Behind that there are a few pyramidal green hills, and upon one of them is Pen Dinas, an Iron Age Celtic hillfort, and on it a column with no monument.

The monument, built in the 1850s, carries the name of Wellington, but his statue was never installed. Visitors to the area are likely to wonder why.

Wales is full of mysteries, which remain unsolved to remain mysteries. I never tried to find out why the Wellington Monument is without Wellington’s statue. I just thought that a monument with no statue on it feels just right, especially when it is situated upon an Iron Age Celtic hillfort.

If a single person’s lack of knowledge and disinclination to find out about their subject constitutes a mystery then the bar for Welsh Mysteries is set extremely low!

The author has also refrained from consulting a bird book :

When I watch a heron standing there with its wings open wide in the sun, I wonder whether it is troubled by the wind tousling its feathers. They seem to be boasting when they dive for more than a minute and resurface with a big fish in the beak.

and she conjures a puzzling image of her early morning swims at North Beach

I swim here North Beach  early mornings, when it is quiet and I can enjoy the horizon while following my thoughts. The scene is never the same.

Sometimes I am surrounded by a group of sea gulls and their juniors rocking on the surface of the water. They look like little boats. Sometimes there are a few herons fishing around me.

There can be no doubt that these herons are in fact cormorants!

I do hope that none of my readers have attributed this article to me.

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Weeding in Mrs Johnes’ Garden

by Caroline Palmer

Today was  a fine day, sandwiched between the wind and rain of earlier in the week and yet another front anticipated tomorrow.  I spent it weeding in Mrs Johnes’ Garden at Hafod.  The garden is now ten years old, a transformation from its appearance in May 2011 when the sitka spruce plantation had been recently cleared and the circular path and lawn were reinstated along historic lines.  The very first shrubs were planted in June 2012.

Mrs Johnes’ Garden
12 May 2011

2012 New beginnings in this once-famous Georgian Flower Garden

The breakthrough for this ambitious project came as a result of the diplomatic skills of Peter White, then Director of the Royal Commission for Ancient and Historic Monuments Wales, who persuaded the Forestry Commission to reroute the forestry road which some 60 years previously had been driven through the abandoned garden.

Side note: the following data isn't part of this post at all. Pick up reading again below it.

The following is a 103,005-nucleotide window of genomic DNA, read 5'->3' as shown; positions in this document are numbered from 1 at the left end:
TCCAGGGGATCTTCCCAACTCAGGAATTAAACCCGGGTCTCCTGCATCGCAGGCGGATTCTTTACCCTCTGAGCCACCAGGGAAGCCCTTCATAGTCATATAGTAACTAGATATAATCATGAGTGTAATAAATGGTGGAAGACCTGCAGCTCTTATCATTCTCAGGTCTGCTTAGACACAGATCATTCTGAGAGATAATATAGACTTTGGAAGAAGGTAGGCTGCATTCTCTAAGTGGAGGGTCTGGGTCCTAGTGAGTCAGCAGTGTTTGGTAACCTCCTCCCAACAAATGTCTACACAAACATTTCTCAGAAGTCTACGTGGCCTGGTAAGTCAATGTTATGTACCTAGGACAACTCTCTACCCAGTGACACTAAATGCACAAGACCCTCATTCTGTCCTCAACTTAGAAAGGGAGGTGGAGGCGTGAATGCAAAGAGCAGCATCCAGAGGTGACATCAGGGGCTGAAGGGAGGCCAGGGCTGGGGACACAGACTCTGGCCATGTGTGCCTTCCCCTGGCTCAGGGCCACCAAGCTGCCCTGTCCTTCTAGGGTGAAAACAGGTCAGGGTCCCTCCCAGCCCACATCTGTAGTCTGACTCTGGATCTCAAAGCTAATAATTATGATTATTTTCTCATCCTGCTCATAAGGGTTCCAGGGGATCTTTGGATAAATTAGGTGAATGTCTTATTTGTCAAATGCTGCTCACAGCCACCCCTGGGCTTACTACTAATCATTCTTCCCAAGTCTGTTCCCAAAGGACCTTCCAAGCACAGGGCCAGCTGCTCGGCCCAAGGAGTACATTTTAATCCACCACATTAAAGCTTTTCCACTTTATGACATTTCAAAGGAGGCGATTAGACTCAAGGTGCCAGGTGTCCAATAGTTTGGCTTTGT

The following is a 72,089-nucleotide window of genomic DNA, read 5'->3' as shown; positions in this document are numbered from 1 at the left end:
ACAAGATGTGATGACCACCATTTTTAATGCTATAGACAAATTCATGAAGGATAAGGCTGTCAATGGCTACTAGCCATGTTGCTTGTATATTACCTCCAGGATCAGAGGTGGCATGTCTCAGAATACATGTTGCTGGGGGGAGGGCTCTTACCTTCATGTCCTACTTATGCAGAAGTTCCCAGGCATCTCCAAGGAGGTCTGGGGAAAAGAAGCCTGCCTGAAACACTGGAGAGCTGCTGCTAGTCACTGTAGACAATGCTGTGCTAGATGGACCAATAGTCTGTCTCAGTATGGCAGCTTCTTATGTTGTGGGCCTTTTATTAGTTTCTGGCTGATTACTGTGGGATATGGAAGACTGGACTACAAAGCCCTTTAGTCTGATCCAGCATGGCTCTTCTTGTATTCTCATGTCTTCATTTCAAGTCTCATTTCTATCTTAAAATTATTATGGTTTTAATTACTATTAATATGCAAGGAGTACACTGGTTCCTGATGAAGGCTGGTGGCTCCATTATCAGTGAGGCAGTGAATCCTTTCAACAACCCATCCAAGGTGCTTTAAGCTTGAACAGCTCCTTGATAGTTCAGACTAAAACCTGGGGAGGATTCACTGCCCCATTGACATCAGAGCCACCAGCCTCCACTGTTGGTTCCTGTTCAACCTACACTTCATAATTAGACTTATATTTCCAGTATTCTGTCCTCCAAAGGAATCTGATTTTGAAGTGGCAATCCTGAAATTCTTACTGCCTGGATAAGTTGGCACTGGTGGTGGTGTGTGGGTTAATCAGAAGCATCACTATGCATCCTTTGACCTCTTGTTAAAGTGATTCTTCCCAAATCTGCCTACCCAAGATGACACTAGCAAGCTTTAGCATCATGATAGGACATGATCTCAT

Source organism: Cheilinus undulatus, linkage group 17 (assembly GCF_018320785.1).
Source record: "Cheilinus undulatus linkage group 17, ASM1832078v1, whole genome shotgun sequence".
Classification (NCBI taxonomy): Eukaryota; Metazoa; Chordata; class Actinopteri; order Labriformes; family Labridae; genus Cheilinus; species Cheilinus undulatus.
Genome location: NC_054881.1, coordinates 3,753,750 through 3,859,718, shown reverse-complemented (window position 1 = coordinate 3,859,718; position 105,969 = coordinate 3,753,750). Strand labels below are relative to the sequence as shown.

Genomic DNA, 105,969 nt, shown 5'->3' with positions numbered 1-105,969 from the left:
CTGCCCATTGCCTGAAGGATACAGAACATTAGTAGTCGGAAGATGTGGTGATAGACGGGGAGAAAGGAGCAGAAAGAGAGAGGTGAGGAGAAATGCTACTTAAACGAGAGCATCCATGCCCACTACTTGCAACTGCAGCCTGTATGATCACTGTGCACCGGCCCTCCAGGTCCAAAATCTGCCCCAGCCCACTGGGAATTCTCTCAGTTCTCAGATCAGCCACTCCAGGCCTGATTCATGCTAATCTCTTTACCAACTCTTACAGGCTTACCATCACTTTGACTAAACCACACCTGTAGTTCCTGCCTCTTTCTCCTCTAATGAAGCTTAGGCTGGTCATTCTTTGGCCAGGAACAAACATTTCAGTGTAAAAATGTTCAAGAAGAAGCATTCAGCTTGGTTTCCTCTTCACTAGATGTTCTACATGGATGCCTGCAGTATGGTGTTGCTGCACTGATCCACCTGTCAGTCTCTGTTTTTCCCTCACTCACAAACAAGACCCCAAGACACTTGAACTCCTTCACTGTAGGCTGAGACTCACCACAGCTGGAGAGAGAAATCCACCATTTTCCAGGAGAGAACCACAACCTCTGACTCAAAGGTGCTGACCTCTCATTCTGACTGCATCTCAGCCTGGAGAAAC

Today the scene is very different, with a rich tapestry of shrubs, trees, and perennials overflowing the circular border. The plants have been scrupulously limited to those which would have been available to Mrs Johnes when she created her garden in the 1780s.

Autumn in Mrs Johnes’ garden, 29 September 2022

Small jewels lurk in these borders, such as the clumps of white autumn crocuses which are a magnet for bees, solitary wasps and butterfies all attracted by their nectar.  I photographed a Wall ( Pararge megera) on the crocuses, and a Small Copper (Lycaena phlaeas) on the nearby Evening Primroses.

A Wall butterfly helps itself the the nectar of the Colchicums

The task for the weeder here is to remove the creeping buttercups from amongst the carpet of wild strawberries.   In winter the strawberries are dormant while the buttercups seize the opportunity to enlarge and spread over the winter months, punching gaps in the tapestry.

Small Copper butterfly on an Evening Primrose

Wall

Many of the new  must-have flowers  offered to gardeners two hundred years ago came from the eastern states of the USA, and some have been selected for this garden.   Delightful autumn blooms include the bright gold Rudbeckia hirta, and fluffy cushion flowers of White Snakeroot ( Ageratina altissima) which is very attractive to hoverflies.

White Snakeroot

Another particular favourite of mine is the Pokeweed  (Phytolacca americana) which has strikingly sinister black berries on magenta stems.  These are powerfully poisonous berries, and all parts of the plant contain the toxin so consumption should be avoided. Pokeweed tea was used in traditional north American medicine as a purgative and emetic.  Various pokeweed extracts and preparations are  listed by alternative practitioners and credited with a staggering range of speculative applications in medicine, see verywellhealth.com

Pokeweed